The Benefits of Hiring an Architecturally Trained Virtual Design Assistant & Rendering Artist
Throughout our lives, we’re introduced to people who can have positive, or sometimes negative, impacts on us. This is especially true for entrepreneurs. On an all too consistent basis we’re putting ourselves out there, sometimes pushing our normal comfort levels of privacy. I’ll be honest, if someone told be a couple years ago I’d have an active blog I may have rolled my eyes and said yeah right. The truth is, it’s takes going out on your own, building your confidence, and learning to trust your value to realize there is a commodity to your words. And so, I’m going to introduce you to someone who’s changed my professional understanding of my business goals, opportunities, and clientele in the little more than the year that I’ve known her. Who is she you may ask and what does she have to do with renderings, design, and quite possibly my even more narrowed specialty of Chief Architect and Home Designer training? My colleague, mentor, and COACH is Nancy Ganzekaufer, Business Coach to Interior Designers….
I’ll be a guest on her weekly Facebook show, ‘Weekend Wine Down’ at 4:30pm in her FB Group ‘The Interior Design Business Forum’ , February 12, 2019. During that show, I’ll be making a BIG announcement that you won’t want to miss, so please join her group and put it on your calendar!
An Interior Designer's Guide to Home Designer Pro vs. Chief Architect Interiors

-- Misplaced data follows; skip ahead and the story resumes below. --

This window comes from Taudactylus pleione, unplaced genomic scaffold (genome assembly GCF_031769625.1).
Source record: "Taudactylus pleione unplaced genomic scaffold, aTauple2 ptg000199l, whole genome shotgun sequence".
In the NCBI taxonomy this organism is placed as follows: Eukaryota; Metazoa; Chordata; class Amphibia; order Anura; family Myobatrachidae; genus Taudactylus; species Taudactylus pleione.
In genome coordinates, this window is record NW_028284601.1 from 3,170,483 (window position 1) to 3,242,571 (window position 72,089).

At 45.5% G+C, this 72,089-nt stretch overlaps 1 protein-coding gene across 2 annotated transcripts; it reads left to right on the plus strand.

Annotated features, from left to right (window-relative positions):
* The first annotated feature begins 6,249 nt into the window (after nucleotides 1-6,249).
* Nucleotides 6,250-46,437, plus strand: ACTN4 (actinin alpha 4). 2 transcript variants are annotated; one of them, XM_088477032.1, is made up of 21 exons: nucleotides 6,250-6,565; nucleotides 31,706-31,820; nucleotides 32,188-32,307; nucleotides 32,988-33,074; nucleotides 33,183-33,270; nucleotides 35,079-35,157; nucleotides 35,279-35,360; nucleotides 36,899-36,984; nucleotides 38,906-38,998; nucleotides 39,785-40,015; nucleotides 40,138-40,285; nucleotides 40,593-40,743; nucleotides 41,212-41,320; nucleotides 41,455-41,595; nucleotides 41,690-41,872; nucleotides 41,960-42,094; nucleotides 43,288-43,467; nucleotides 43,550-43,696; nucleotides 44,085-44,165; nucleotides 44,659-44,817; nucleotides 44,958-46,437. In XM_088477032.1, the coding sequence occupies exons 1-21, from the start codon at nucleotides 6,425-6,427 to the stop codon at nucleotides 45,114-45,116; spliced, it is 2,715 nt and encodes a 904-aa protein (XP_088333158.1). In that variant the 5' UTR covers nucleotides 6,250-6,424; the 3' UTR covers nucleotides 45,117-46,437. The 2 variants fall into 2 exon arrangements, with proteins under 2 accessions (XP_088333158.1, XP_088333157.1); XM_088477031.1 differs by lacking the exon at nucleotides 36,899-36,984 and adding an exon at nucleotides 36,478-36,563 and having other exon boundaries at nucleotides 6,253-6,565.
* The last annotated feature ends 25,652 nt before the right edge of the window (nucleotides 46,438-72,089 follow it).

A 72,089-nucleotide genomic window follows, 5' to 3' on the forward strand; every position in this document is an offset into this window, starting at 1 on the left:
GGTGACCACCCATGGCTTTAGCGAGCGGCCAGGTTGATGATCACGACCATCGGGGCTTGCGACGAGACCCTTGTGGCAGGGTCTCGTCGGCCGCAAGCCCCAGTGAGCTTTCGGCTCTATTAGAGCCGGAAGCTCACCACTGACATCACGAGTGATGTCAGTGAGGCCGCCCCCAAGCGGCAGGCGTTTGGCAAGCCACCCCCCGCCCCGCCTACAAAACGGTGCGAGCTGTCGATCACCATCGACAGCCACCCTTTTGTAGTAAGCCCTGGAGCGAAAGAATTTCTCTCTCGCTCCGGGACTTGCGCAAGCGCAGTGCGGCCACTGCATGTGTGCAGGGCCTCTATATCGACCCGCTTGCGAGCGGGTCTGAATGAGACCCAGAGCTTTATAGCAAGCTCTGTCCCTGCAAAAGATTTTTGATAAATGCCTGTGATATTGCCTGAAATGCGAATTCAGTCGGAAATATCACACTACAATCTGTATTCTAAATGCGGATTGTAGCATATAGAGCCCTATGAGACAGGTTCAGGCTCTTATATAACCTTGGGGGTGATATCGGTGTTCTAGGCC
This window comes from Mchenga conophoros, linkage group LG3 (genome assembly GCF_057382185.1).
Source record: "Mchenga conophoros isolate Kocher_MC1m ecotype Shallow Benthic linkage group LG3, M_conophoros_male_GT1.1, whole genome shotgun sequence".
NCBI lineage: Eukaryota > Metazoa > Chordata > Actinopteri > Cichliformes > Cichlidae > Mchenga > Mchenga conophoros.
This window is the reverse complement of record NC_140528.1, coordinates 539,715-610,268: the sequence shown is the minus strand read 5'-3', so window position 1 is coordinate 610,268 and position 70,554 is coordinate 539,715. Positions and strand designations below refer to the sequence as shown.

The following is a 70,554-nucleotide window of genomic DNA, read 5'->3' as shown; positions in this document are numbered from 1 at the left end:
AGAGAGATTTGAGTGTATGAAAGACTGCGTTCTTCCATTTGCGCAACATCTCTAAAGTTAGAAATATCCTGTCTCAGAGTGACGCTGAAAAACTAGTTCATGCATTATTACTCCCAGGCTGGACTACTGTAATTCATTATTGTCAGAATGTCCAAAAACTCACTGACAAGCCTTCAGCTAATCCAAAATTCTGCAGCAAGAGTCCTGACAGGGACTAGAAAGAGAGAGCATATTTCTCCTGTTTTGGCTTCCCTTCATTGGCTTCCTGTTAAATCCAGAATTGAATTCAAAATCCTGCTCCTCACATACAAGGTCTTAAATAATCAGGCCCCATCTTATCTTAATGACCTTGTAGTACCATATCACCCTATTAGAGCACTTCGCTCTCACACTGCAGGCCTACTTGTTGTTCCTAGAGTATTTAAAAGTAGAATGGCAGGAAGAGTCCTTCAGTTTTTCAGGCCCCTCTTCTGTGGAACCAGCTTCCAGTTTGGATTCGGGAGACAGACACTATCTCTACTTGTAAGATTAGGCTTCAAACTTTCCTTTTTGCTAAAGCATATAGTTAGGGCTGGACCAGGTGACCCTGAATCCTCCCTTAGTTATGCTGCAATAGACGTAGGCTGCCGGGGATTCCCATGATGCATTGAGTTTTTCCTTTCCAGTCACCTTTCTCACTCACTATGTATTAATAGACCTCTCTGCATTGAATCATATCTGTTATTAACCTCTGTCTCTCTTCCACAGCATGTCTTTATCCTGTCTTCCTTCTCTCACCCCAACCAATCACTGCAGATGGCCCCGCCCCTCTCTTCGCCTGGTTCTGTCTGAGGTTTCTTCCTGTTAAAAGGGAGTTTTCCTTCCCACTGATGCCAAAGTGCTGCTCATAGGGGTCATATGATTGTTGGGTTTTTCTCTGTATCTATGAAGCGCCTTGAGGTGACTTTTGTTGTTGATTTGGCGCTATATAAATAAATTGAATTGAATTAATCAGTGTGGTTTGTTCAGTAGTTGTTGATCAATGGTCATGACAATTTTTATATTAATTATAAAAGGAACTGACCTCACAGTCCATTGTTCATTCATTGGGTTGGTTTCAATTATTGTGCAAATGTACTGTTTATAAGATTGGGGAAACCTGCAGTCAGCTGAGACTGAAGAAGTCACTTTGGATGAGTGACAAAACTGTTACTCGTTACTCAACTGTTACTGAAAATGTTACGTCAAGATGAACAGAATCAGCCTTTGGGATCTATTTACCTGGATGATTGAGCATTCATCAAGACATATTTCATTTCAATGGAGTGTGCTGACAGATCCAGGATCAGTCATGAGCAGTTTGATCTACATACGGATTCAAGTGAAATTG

Recently, the market for Virtual Design Assistants (VDA) and Rendering Artists has become more available than ever before. As the world of design is becoming a close knit community, via social media and collaborative dashboards like IVY.co and MyDoma, it can be difficult to weed through all the professional resources. Instagram feeds, Facebook groups, and Google search results all add that extra layer of stress when looking for right the team member.
So, with all these opportunities, testimonials, and connections how do you know you’re making the right choice?
Composition: How it Affects Our Interpretation of Design and Space
So here’s the big question, one that I counsel Interior Designers on regularly, and I mean 2-3 time per week… minimum. Between Chief Architect and Home Designer which version (of the seven) is right for you and why? Well my immediate response is; what do your projects look like and what do you hope to get out of the software?
How Chief Architect Will Help You Design and Sell Kitchens...
Today we have our phones, and their cameras ready, for any memory to be recorded and added to our virtual arsenal in an instant. If you’re anything like me just walking down the street and seeing something I deem beautiful turns me into an aspiring photographer (I actually walked into a street sign in NYC once while admiring the architecture), but the truth is no level of equipment, space, or lighting has as much of an effect on an image as its composition. This also applies to renderings and other forms of art, architecture, and interior design.
Are you an Interior Designer or Architect trying to decide if adding renderings, or even making the full transition to a Building Information Modeling (BIM) software is right for you? Today, there are many software options that can provide you all sorts of integrated services and rendering techniques, but which one will work best for you?
The truth is, it depends on what you want to get out of it.